Understanding your jaw joints’ clicking and locking
What is Temporomandibular Joints (TMJ) Disc Displacement?
To understand Disc Displacement, we need to talk a little about Jaw joints, also known as temporomandibular joint (TMJ). TMJ is the joint articulating the jawbone (mandibular condyle) to the skull bone (glenoid fossa). A fibrocartilage articular disc is separating the articulating surfaces between these two bones. The disc’s role is not limited to separating these bones; it plays a role in arranging the jaw function, such as mouth opening and other jaw movements.
What are the causes and classifications of TMJ disc displacement?
Many factors keep the disc in its natural location between the articulating surfaces. Some of these factors are the disc shape, the ligaments tightly binding the disc to the mandible condyle. Any abnormality of these structures can cause disc displacement. If you ask, what can cause abnormality to the disc or the ligaments? The answer some patients have inherited abnormalities to the ligaments causing joint hypermobility; others might acquire this abnormality secondary to parafunctional habits such as teeth grinding or clenching or even bad habits causing minor trauma such as nail-biting.
This disc’s displacement can cause clicking, sometimes pain, and discomfort during the jaw function, occasionally causing limited mouth opening. There are two main categories of temporomandibular joint disc displacement.
- Disc displacement with reduction (DDWR)
- Disc displacement without reduction (DDNR)
Disc displacement with reduction (DDWR) causes the jaw to click
Temporomandibular joint disc displacement with reduction (DDWR) indicates that the disc is displaced in a closed-mouth position but reduced back to a regular place, in an open position. This reduction causes a click sound. If the reduction happens during minimum mouth opening, the symptom is early click. The late click happens if the reduction happens during wide mouth opening. Some patients might have softer clicking when closing. It is also worthy of mentioning that when DDWR advanced, it can cause episodic jaw locking.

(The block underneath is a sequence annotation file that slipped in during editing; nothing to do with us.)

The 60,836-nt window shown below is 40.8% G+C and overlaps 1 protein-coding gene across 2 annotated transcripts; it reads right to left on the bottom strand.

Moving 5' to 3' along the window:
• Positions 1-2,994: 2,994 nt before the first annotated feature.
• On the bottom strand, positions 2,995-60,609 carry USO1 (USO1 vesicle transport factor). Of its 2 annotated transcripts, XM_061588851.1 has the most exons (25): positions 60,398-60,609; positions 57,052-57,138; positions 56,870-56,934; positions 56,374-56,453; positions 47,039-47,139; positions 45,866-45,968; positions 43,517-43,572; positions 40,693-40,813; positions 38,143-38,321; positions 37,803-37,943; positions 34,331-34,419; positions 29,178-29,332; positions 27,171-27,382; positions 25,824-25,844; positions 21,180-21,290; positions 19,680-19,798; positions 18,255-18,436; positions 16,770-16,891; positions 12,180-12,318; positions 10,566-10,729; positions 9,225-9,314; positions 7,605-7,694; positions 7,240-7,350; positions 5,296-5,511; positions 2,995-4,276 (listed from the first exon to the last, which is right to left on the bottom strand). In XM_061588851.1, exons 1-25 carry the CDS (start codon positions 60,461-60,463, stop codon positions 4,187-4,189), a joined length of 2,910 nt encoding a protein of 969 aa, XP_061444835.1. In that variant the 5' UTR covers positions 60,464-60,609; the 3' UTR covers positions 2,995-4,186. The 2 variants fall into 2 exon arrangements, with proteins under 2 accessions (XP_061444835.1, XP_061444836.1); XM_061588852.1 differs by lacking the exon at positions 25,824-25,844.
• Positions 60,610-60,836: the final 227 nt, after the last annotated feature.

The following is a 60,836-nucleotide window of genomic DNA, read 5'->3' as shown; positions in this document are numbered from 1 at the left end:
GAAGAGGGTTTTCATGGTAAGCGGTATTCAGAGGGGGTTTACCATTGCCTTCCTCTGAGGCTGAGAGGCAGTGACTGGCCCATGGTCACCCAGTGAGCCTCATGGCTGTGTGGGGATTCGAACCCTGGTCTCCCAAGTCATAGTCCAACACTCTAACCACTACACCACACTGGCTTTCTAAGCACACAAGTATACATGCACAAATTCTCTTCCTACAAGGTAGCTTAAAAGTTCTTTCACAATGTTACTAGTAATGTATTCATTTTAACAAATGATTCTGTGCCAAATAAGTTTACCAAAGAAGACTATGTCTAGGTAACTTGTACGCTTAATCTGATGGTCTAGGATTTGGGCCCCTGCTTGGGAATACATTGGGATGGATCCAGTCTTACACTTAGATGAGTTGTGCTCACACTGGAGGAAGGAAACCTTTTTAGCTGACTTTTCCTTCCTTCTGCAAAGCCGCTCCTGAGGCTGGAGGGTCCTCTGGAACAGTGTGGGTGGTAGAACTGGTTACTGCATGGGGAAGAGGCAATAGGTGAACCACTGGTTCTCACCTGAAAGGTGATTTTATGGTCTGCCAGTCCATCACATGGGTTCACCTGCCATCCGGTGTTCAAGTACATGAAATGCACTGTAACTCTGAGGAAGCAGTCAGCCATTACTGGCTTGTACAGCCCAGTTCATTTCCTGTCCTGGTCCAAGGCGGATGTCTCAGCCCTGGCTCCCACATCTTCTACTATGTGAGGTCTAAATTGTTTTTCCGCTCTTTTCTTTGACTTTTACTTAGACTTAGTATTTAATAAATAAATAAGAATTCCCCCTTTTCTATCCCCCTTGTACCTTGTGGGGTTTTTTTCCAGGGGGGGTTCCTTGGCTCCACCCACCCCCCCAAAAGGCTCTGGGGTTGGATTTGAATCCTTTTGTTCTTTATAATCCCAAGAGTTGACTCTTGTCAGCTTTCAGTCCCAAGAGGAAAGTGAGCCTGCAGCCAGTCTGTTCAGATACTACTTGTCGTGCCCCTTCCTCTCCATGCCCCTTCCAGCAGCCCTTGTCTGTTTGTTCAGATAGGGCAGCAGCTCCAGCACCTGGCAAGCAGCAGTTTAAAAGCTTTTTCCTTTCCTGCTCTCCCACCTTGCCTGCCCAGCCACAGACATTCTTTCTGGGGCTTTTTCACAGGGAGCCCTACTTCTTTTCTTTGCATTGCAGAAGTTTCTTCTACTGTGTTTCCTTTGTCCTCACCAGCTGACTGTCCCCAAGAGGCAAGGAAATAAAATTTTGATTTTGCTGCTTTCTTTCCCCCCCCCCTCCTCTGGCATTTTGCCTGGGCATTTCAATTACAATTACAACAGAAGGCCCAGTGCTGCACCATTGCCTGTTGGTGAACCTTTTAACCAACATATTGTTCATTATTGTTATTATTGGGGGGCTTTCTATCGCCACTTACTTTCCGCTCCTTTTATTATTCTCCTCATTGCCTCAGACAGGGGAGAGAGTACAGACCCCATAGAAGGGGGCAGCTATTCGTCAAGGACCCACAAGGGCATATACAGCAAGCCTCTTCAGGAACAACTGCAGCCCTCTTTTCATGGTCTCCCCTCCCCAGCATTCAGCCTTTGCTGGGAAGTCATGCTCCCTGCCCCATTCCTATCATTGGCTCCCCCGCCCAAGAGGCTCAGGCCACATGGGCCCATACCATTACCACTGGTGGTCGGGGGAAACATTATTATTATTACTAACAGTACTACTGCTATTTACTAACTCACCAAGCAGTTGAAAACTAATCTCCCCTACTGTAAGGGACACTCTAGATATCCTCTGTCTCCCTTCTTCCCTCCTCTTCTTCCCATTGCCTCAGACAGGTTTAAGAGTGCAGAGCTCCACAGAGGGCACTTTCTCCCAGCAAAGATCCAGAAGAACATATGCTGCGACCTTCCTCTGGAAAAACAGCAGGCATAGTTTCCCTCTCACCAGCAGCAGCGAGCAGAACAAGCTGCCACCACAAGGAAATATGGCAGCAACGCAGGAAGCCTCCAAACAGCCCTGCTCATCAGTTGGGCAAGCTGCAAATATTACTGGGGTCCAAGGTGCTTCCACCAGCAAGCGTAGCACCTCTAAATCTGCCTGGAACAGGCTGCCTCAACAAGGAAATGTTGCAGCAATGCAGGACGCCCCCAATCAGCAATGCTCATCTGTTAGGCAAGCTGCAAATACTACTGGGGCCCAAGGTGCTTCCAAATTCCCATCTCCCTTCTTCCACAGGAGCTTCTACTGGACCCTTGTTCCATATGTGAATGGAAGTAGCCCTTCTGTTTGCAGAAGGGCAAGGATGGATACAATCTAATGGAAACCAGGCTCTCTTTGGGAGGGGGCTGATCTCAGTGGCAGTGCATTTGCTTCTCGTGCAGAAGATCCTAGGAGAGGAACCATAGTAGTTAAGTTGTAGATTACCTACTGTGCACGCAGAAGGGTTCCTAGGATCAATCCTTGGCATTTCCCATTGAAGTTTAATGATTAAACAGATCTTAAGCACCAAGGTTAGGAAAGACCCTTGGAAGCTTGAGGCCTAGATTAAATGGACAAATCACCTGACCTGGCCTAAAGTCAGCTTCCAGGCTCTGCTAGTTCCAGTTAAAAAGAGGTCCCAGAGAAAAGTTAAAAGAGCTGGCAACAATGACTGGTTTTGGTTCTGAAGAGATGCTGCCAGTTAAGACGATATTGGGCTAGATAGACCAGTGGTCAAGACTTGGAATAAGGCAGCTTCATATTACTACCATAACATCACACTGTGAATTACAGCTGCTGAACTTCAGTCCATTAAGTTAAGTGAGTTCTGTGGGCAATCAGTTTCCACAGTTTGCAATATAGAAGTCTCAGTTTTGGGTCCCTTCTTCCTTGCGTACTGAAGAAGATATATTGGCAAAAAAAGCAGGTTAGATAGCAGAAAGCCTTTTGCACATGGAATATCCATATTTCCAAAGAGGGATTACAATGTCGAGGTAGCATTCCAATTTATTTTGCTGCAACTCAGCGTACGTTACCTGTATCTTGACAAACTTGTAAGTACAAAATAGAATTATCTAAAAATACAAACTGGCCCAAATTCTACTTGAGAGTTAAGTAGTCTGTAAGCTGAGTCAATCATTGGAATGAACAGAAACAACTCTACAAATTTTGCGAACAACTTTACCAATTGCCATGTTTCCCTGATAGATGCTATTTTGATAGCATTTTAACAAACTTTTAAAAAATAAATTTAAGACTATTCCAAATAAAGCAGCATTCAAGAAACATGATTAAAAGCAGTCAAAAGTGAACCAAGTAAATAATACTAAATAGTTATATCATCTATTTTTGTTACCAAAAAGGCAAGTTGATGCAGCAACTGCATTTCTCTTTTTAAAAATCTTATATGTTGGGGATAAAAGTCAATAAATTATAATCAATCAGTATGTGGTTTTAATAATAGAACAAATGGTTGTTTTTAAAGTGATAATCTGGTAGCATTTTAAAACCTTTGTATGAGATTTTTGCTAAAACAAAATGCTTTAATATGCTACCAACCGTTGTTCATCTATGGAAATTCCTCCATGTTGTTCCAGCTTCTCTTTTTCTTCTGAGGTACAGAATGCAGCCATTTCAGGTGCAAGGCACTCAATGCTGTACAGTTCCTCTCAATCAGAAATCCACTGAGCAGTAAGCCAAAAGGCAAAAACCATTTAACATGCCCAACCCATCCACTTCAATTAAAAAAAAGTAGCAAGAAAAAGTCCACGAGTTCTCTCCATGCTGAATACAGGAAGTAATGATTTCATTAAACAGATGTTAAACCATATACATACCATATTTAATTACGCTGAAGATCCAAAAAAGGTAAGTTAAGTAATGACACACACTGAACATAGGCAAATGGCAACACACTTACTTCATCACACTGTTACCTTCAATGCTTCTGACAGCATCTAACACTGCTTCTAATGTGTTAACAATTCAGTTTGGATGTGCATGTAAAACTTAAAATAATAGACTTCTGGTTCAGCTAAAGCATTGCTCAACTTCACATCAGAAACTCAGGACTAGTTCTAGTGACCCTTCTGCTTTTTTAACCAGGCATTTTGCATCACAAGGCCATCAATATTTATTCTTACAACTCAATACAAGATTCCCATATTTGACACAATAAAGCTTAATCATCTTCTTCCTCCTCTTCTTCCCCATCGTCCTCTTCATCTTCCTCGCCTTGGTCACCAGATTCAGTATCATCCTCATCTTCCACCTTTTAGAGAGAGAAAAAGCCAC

Disc displacement without reduction (DDWR) is one of the causes of sudden limited mouth opening
Temporomandibular joint displacement without reduction (DDNR) indicates that the disc is displaced in the closed-mouth position but can not reduce to its normal location in an open position. Usually, the patient has a history of clicking, and suddenly, the click will disappear, and the patient will complain of limited mouth opening. If managed DDNR with limited mouth opening can improve to be DDNR without limited mouth opening.
Diagnosis and Course of Treatment
For clicking, DDWR: most patients know that they have disc displacement; however, they usually seek orofacial pain specialist help when the click is painful or associated with episodic locking. It is always recommended to seek an orofacial pain specialist consultation when a patient has clicking even without pain to help the patient identify the cause of the click and teach the patient the way to avoid the click if possible and prevent the progression into DDNR associated with limited mouth opening.
For limited mouth opening, DDNR: MRI might be needed in a few cases. Most of the time, the orofacial pain specialist will diagnose the condition by clinical examination.
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